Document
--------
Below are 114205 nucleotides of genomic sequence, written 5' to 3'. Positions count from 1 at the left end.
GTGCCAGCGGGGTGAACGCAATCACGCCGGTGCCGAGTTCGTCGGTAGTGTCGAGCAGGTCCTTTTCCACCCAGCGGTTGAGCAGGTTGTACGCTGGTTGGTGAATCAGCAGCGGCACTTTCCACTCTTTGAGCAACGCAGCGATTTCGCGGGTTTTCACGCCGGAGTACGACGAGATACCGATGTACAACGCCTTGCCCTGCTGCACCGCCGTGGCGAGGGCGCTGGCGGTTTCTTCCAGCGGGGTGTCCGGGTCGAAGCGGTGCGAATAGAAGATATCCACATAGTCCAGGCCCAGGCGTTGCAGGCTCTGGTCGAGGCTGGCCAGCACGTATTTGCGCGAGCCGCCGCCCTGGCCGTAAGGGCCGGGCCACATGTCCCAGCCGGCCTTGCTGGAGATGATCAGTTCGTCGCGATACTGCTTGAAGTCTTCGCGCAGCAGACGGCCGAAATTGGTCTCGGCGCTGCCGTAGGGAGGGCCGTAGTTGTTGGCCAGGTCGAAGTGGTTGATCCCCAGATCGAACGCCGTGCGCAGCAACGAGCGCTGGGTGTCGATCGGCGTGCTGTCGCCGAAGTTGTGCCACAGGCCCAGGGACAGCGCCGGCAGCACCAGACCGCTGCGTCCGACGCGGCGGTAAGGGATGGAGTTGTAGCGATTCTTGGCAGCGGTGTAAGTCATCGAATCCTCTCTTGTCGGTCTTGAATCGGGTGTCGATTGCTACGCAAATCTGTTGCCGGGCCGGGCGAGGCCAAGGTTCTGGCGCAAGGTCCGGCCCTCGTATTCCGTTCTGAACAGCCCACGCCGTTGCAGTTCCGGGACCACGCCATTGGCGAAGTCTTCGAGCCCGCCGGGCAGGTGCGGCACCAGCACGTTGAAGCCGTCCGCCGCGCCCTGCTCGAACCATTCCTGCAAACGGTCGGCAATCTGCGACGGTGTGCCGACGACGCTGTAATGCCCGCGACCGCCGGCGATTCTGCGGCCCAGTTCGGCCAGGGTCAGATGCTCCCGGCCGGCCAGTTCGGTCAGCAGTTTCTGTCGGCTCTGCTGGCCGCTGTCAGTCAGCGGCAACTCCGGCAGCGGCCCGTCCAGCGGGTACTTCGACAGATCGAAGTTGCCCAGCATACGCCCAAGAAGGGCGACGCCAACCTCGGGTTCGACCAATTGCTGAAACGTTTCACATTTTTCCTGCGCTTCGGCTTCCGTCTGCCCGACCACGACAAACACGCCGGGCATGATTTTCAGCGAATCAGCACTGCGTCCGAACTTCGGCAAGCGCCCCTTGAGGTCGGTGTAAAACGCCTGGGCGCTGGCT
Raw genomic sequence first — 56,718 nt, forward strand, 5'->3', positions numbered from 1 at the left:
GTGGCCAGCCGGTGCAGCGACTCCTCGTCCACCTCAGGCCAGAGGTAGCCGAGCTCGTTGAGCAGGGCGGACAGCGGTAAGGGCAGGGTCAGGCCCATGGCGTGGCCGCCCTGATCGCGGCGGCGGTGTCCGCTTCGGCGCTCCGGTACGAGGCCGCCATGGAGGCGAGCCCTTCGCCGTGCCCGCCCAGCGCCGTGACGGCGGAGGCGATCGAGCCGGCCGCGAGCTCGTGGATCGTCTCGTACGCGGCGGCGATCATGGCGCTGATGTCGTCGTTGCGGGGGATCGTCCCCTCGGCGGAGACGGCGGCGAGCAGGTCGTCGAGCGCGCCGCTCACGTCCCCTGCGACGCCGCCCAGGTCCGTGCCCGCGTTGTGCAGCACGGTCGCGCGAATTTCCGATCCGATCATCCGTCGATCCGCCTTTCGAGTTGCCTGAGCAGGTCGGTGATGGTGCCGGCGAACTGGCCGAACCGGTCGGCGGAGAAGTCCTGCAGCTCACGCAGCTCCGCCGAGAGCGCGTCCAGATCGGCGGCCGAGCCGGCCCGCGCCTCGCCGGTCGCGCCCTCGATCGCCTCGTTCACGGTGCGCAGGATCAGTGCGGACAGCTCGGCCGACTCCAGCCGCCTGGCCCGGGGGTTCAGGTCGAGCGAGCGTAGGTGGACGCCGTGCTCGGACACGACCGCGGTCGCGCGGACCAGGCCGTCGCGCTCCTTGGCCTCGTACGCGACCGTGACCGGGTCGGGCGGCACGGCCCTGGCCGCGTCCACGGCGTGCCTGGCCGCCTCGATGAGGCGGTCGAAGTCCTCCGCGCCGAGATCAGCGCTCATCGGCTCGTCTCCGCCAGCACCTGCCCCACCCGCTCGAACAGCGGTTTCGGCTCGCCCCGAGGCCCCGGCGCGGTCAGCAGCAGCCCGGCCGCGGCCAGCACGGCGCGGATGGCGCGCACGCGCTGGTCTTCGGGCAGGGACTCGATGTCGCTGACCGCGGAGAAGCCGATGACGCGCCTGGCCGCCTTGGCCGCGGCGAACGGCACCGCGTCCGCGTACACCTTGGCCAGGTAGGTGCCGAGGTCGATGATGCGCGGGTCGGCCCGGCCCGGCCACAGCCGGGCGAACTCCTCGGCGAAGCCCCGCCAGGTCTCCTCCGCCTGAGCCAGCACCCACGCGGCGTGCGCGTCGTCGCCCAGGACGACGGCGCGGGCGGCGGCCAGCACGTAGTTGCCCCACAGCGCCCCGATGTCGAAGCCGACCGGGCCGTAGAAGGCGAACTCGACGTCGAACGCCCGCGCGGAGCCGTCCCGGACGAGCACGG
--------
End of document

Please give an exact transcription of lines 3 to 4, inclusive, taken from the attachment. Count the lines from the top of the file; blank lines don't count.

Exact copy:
Raw genomic sequence first — 56,718 nt, forward strand, 5'->3', positions numbered from 1 at the left:
GTGGCCAGCCGGTGCAGCGACTCCTCGTCCACCTCAGGCCAGAGGTAGCCGAGCTCGTTGAGCAGGGCGGACAGCGGTAAGGGCAGGGTCAGGCCCATGGCGTGGCCGCCCTGATCGCGGCGGCGGTGTCCGCTTCGGCGCTCCGGTACGAGGCCGCCATGGAGGCGAGCCCTTCGCCGTGCCCGCCCAGCGCCGTGACGGCGGAGGCGATCGAGCCGGCCGCGAGCTCGTGGATCGTCTCGTACGCGGCGGCGATCATGGCGCTGATGTCGTCGTTGCGGGGGATCGTCCCCTCGGCGGAGACGGCGGCGAGCAGGTCGTCGAGCGCGCCGCTCACGTCCCCTGCGACGCCGCCCAGGTCCGTGCCCGCGTTGTGCAGCACGGTCGCGCGAATTTCCGATCCGATCATCCGTCGATCCGCCTTTCGAGTTGCCTGAGCAGGTCGGTGATGGTGCCGGCGAACTGGCCGAACCGGTCGGCGGAGAAGTCCTGCAGCTCACGCAGCTCCGCCGAGAGCGCGTCCAGATCGGCGGCCGAGCCGGCCCGCGCCTCGCCGGTCGCGCCCTCGATCGCCTCGTTCACGGTGCGCAGGATCAGTGCGGACAGCTCGGCCGACTCCAGCCGCCTGGCCCGGGGGTTCAGGTCGAGCGAGCGTAGGTGGACGCCGTGCTCGGACACGACCGCGGTCGCGCGGACCAGGCCGTCGCGCTCCTTGGCCTCGTACGCGACCGTGACCGGGTCGGGCGGCACGGCCCTGGCCGCGTCCACGGCGTGCCTGGCCGCCTCGATGAGGCGGTCGAAGTCCTCCGCGCCGAGATCAGCGCTCATCGGCTCGTCTCCGCCAGCACCTGCCCCACCCGCTCGAACAGCGGTTTCGGCTCGCCCCGAGGCCCCGGCGCGGTCAGCAGCAGCCCGGCCGCGGCCAGCACGGCGCGGATGGCGCGCACGCGCTGGTCTTCGGGCAGGGACTCGATGTCGCTGACCGCGGAGAAGCCGATGACGCGCCTGGCCGCCTTGGCCGCGGCGAACGGCACCGCGTCCGCGTACACCTTGGCCAGGTAGGTGCCGAGGTCGATGATGCGCGGGTCGGCCCGGCCCGGCCACAGCCGGGCGAACTCCTCGGCGAAGCCCCGCCAGGTCTCCTCCGCCTGAGCCAGCACCCACGCGGCGTGCGCGTCGTCGCCCAGGACGACGGCGCGGGCGGCGGCCAGCACGTAGTTGCCCCACAGCGCCCCGATGTCGAAGCCGACCGGGCCGTAGAAGGCGAACTCGACGTCGAACGCCCGCGCGGAGCCGTCCCGGACGAGCACGG